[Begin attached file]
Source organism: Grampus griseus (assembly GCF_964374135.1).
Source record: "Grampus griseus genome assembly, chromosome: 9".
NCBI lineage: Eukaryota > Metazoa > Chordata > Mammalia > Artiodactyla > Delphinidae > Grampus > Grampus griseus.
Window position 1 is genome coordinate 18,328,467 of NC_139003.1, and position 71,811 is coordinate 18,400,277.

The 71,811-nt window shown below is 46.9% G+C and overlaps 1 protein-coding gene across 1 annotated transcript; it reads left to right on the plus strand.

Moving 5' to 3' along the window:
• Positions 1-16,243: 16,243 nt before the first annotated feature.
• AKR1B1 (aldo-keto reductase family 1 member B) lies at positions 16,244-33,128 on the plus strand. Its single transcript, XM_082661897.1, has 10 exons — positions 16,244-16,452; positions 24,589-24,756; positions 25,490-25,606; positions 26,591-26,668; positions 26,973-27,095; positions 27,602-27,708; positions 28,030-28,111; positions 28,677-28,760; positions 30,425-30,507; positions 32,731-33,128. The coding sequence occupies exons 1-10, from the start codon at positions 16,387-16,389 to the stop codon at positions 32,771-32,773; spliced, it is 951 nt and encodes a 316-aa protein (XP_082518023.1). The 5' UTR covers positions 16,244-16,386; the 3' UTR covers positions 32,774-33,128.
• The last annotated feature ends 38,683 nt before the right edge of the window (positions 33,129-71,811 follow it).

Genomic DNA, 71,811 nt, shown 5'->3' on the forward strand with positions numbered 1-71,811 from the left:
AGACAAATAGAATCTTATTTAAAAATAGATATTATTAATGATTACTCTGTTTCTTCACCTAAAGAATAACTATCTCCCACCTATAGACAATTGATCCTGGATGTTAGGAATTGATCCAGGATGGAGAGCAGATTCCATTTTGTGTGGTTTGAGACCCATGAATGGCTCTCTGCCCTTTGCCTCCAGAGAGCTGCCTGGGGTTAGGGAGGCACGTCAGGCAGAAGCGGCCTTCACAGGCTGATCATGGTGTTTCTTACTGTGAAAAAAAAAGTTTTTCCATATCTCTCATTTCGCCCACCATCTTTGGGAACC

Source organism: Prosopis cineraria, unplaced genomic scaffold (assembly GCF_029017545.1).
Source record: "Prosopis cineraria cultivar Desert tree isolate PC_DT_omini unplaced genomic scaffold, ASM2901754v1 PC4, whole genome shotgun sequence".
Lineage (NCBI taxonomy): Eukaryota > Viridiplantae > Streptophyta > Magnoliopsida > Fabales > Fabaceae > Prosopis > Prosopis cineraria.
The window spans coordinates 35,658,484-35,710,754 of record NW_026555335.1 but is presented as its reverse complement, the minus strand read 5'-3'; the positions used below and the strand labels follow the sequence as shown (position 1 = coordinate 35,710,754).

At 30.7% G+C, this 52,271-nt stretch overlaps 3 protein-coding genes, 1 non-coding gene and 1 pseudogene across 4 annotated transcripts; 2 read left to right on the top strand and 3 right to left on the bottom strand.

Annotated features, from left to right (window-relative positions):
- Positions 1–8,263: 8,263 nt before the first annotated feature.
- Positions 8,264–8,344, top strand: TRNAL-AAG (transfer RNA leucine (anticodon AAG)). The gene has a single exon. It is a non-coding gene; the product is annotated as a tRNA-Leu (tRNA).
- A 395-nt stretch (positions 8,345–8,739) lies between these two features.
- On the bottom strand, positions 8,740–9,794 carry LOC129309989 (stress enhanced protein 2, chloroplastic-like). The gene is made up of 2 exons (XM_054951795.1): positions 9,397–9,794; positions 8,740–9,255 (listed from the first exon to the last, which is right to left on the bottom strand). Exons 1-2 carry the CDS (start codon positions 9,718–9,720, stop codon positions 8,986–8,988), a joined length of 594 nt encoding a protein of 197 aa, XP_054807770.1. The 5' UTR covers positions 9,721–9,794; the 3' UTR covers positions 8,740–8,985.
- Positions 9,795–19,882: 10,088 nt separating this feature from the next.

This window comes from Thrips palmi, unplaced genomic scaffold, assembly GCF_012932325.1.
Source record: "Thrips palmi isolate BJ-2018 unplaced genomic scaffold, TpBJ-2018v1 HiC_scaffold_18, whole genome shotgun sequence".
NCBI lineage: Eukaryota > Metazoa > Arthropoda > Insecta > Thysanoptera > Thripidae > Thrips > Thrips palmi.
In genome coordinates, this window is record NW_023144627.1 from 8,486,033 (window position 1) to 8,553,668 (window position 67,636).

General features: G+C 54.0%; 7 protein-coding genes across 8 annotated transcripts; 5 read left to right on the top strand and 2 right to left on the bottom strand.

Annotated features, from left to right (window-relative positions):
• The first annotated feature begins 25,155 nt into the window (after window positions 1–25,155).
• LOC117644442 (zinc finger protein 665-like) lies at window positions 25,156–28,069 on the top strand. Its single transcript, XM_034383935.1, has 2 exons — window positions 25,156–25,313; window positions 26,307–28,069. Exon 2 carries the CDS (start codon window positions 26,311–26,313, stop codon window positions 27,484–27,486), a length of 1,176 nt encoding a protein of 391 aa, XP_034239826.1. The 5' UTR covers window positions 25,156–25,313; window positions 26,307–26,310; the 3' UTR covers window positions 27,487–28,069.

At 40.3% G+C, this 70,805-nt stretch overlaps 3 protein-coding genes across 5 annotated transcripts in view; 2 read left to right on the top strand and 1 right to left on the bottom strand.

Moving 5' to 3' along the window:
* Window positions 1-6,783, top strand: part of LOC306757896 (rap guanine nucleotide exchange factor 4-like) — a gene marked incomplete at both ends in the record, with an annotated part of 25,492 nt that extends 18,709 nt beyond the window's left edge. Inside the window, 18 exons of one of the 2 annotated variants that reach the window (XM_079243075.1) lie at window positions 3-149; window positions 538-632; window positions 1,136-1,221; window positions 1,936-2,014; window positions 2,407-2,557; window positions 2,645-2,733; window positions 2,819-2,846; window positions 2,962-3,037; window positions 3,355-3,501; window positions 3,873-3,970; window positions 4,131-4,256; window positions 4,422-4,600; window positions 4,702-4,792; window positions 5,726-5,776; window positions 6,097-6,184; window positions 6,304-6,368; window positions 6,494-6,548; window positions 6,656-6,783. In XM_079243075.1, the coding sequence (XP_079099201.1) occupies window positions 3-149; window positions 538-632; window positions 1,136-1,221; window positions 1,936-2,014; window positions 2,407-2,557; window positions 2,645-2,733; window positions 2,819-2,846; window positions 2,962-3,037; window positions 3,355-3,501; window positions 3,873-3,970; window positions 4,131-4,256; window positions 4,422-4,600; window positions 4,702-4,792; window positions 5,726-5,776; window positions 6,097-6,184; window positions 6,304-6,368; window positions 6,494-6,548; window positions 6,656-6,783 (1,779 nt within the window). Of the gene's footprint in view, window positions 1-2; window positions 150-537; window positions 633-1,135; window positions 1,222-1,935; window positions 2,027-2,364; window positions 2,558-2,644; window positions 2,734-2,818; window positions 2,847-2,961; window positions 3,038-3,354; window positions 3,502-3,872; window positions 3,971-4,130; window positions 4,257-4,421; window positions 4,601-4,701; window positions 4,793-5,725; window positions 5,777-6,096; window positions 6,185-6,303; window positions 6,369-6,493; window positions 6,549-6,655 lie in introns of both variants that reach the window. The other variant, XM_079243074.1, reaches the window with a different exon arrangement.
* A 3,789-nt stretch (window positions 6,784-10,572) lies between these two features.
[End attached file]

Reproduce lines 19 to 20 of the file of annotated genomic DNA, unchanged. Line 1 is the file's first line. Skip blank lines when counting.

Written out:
- Positions 8,264–8,344, top strand: TRNAL-AAG (transfer RNA leucine (anticodon AAG)). The gene has a single exon. It is a non-coding gene; the product is annotated as a tRNA-Leu (tRNA).
- A 395-nt stretch (positions 8,345–8,739) lies between these two features.